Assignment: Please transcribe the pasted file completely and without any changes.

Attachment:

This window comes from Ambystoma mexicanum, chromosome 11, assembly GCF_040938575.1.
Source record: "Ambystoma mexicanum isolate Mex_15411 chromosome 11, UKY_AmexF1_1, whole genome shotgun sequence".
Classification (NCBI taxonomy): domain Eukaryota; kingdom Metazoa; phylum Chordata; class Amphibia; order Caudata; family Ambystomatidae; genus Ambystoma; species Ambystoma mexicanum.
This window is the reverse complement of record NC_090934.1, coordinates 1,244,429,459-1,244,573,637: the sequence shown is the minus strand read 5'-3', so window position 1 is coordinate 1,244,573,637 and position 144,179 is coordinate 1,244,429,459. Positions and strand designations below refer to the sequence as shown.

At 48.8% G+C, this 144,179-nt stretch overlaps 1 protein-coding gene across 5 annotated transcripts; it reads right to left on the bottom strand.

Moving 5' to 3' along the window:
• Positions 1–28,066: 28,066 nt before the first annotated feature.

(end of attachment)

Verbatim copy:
This window comes from Ambystoma mexicanum, chromosome 11, assembly GCF_040938575.1.
Source record: "Ambystoma mexicanum isolate Mex_15411 chromosome 11, UKY_AmexF1_1, whole genome shotgun sequence".
Classification (NCBI taxonomy): domain Eukaryota; kingdom Metazoa; phylum Chordata; class Amphibia; order Caudata; family Ambystomatidae; genus Ambystoma; species Ambystoma mexicanum.
This window is the reverse complement of record NC_090934.1, coordinates 1,244,429,459-1,244,573,637: the sequence shown is the minus strand read 5'-3', so window position 1 is coordinate 1,244,573,637 and position 144,179 is coordinate 1,244,429,459. Positions and strand designations below refer to the sequence as shown.

At 48.8% G+C, this 144,179-nt stretch overlaps 1 protein-coding gene across 5 annotated transcripts; it reads right to left on the bottom strand.

Moving 5' to 3' along the window:
• Positions 1–28,066: 28,066 nt before the first annotated feature.